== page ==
Mental Health

An Important Lesson

I think I have learned an important and almost costly lesson.

I don’t know how many of you see a psychologist regularly and what your sessions are like, or how those of you that don’t imagine the sessions to be.

I’ll tell you a little about mine.

I tend to do most of the talking. I’ll go through any current and specific issues and my thoughts on them as well as touching on ongoing issues. As she listens she will generally comment on my thoughts and help me get perspective or suggest other angles as required.

As an amateur neuroscience, psychology and therapy nerd with a tendency to over self analyse, it’s very useful to have the assistance of an actual trained professional to keep me on the most useful path.

I opened yesterdays session with idea that I think I am probably depressed. I discussed my diagnosis and pondered on the absence of the usual anxiety component.

My amateur psychology skills are getting good because she agreed with my diagnosis.

Interestingly most of the life affecting anxiety issues I have previously had are gone. I can go the hair cut shop, drive to a strange place, answer my phone, go somewhere I don’t know people, approach a stranger, get a glass of water, buy lunch — and all of the many many things I couldn’t manage at various times. And all without even a moments hesitation.

I have how ever found myself with low energy, a lack of interest in the things I like, constantly feeling irritable, not sleeping, feeling detached, tired all the time and perhaps the worse not really liking myself.

It might sound odd but not liking myself much is an old thing that has come back. Recently as part of my recovery and with my commitment to live as kindly as possible I had finally accepted the idea that I am quite an ok person.

I seem to have lost that feeling and acceptance.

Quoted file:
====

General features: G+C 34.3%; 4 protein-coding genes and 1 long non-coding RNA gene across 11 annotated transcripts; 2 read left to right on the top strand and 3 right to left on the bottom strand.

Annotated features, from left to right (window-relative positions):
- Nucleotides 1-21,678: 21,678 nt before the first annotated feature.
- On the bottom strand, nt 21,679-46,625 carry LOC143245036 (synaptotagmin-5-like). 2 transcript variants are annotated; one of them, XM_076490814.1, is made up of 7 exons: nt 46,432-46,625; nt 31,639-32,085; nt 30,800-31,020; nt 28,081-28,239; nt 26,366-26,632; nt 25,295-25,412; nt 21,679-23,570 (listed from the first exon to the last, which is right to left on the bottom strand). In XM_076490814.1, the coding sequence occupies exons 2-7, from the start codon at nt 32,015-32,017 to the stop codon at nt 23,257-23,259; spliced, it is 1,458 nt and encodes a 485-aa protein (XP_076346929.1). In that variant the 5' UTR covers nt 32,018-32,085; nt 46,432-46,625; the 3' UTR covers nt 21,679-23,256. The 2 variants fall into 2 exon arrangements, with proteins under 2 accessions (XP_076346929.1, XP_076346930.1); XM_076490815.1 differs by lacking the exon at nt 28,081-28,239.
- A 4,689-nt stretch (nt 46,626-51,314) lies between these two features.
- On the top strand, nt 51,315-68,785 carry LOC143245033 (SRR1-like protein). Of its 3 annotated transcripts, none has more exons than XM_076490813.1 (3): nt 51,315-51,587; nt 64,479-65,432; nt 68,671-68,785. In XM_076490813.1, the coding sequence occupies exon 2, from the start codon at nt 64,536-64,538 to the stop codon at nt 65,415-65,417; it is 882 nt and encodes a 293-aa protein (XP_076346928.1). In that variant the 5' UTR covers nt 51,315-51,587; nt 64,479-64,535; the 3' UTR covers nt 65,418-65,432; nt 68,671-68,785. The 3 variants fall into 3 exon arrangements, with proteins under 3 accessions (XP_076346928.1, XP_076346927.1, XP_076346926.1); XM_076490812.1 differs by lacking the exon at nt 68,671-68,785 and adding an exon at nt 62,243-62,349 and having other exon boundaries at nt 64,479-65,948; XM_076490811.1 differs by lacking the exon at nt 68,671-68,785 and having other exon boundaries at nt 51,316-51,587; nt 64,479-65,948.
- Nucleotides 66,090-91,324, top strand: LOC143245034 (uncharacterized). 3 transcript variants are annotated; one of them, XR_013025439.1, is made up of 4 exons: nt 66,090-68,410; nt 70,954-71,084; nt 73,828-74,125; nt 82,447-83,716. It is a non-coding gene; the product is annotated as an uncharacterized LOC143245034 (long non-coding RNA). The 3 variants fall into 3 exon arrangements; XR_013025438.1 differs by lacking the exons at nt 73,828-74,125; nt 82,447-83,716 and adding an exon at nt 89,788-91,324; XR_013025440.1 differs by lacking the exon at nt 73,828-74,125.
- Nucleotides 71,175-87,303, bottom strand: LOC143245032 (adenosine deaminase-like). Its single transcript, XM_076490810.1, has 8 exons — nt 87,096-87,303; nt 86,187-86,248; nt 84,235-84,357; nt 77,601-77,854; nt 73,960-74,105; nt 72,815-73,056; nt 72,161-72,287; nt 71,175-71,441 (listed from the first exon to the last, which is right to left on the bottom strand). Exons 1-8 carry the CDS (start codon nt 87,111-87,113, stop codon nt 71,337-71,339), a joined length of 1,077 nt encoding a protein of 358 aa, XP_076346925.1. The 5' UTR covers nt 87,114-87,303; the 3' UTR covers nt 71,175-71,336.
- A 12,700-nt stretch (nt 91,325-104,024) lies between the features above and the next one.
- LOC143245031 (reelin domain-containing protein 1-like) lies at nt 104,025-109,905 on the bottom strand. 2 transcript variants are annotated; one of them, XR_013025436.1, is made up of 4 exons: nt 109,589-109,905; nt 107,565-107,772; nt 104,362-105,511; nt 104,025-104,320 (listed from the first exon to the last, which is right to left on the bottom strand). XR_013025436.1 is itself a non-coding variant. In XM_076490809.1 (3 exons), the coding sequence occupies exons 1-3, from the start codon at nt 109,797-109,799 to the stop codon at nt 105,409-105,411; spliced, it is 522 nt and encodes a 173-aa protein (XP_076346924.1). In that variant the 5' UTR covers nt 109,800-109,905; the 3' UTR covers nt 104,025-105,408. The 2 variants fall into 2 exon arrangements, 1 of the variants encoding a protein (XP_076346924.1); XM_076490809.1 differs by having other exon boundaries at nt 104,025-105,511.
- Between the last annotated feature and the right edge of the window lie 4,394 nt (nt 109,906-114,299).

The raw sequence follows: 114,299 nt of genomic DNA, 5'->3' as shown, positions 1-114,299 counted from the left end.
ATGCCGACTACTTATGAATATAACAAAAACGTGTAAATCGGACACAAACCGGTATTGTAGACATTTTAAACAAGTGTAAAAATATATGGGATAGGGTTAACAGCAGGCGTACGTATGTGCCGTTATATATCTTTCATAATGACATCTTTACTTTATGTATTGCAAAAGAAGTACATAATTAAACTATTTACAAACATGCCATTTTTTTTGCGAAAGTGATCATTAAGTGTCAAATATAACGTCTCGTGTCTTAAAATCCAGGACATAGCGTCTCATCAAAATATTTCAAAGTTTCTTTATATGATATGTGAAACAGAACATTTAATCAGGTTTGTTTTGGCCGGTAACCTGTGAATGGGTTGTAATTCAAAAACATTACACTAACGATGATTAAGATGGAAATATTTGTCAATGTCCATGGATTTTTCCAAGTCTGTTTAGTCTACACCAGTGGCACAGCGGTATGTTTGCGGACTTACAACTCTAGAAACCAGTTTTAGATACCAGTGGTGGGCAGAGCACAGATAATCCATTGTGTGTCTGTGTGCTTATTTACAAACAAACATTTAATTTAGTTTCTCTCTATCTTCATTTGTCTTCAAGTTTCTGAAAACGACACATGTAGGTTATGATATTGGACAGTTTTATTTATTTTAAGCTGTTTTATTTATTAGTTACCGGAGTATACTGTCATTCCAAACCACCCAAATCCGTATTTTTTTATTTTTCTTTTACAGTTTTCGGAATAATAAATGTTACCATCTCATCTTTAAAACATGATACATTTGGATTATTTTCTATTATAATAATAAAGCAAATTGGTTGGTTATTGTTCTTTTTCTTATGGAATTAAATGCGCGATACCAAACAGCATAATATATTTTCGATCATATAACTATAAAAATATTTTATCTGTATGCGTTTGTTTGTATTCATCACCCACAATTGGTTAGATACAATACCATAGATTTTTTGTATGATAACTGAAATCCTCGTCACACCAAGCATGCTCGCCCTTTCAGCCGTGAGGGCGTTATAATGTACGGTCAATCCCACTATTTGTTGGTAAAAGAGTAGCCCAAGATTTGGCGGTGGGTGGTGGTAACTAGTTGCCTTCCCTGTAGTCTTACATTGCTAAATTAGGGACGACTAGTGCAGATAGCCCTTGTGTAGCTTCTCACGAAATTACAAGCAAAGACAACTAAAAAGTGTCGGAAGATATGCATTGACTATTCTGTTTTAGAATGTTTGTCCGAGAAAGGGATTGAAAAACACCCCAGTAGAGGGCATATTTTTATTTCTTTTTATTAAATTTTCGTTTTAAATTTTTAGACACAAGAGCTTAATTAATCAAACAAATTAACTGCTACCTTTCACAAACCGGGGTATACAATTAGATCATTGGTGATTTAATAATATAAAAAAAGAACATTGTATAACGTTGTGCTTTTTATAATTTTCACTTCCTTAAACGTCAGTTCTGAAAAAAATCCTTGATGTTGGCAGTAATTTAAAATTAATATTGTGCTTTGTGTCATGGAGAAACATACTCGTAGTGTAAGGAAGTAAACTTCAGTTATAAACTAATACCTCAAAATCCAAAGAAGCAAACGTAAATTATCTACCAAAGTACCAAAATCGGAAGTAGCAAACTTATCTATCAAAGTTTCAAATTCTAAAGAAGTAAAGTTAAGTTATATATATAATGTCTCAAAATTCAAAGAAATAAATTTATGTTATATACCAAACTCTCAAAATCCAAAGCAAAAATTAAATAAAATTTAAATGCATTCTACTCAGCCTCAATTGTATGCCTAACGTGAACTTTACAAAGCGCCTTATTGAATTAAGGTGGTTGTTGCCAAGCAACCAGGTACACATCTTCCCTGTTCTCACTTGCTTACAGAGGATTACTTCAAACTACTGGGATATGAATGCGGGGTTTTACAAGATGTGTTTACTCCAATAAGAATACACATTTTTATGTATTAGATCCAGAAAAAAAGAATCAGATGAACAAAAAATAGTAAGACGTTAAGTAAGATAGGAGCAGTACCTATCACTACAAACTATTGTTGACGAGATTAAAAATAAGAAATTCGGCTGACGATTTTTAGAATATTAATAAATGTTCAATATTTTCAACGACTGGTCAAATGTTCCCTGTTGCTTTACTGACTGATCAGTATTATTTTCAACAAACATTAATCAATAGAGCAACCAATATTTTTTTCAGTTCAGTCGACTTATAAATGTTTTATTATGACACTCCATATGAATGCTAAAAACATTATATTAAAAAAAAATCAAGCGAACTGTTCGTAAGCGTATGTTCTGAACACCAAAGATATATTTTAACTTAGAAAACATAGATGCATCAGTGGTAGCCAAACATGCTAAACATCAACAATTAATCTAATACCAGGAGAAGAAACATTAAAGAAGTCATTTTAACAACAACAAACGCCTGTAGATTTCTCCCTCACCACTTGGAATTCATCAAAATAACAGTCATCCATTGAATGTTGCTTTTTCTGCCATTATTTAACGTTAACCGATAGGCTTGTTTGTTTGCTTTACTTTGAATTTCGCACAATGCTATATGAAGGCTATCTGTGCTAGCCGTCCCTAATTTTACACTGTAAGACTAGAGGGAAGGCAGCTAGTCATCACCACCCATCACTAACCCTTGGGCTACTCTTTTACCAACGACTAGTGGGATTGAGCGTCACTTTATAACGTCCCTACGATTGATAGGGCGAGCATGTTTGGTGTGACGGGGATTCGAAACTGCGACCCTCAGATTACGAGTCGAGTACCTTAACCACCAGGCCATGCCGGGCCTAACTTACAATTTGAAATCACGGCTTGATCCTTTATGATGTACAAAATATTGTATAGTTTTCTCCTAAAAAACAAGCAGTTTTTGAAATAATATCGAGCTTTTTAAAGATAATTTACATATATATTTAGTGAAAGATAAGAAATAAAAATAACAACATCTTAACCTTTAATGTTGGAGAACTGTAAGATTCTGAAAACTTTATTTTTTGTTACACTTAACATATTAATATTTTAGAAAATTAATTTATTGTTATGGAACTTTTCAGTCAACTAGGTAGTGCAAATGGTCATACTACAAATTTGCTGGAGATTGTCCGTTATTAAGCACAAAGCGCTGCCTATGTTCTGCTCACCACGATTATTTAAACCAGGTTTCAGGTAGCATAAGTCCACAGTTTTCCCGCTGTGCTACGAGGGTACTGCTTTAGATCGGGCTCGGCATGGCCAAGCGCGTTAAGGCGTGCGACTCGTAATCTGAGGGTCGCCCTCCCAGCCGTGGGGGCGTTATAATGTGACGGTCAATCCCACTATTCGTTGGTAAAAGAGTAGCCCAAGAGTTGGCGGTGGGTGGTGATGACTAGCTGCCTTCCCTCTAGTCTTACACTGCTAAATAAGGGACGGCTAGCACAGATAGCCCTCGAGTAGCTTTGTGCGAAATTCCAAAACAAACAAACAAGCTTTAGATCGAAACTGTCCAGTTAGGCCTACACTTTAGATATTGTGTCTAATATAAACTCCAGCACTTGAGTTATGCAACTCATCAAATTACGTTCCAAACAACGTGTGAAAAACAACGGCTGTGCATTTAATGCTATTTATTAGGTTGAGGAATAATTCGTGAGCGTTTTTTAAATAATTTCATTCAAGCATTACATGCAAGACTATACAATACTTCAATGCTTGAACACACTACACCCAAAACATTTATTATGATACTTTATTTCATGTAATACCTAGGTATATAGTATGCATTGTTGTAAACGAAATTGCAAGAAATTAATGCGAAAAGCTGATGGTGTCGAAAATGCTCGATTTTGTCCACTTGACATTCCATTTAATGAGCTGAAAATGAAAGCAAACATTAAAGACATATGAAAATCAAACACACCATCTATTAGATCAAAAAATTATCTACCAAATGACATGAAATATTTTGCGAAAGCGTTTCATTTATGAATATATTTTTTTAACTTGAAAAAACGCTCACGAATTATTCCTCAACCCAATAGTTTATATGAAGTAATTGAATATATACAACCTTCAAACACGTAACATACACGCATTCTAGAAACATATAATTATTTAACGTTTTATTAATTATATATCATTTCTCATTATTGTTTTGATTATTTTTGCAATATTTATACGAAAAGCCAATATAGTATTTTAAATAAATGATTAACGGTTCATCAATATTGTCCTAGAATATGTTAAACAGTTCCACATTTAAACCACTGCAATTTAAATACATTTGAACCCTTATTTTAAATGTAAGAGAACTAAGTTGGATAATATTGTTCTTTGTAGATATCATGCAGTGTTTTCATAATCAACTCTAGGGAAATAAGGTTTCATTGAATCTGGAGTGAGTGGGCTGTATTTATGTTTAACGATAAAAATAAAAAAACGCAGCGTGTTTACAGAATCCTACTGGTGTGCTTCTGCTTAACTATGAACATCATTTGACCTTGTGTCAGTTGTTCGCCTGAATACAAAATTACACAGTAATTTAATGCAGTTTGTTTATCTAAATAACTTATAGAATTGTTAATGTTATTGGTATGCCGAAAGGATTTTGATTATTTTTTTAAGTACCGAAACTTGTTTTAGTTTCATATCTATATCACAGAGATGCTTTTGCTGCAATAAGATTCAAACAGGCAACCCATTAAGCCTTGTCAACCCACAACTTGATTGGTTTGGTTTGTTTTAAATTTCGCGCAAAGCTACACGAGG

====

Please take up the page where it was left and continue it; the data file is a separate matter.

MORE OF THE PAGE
Why? I’ll give you the stream of self chatter:

“If you are such a nice person why did your wife stop loving you?”

“You don’t deserve your friends, what do you ever give them?”

“No one likes you anyway, they tolerate you.”

“You’re just mean and stubborn.”

“You are a coward.”

“Your 36 and you have nothing.”

“Your career is a joke. You are the least useful person at work.”

“You are a big fat emotional blob of a man child.”

This is the negative self talk that I am bombarding myself with. The crazy thing is that I know what it is and I know how to deal with it.

The problem is that all these wonderful psychological tools and techniques don’t come for free. They consume energy of which, on any given day, there is a finite amount.

It currently consumes most of my energy to be able to accept and sit with my grief and sadness. These emotions have currently moved in for an extended stay. I know well enough to sit with them and not block them lest they invite other ever more troublesome emotions to stay as well.

It takes energy to stop myself bursting into tears at work. It doesn’t always work but I am really proud of how I am managing and coping with my grief and sadness. I am getting my job done and have not had that much time away despite all that has been going on.

It takes energy for normal daily interactions. It takes energy for work, to call banks, to go to the shops, to process thoughts and feelings.

With all my energy consumed on life and the grieving process I’ve slipped up and let negative self talk get a foot hold and opened the door to depression.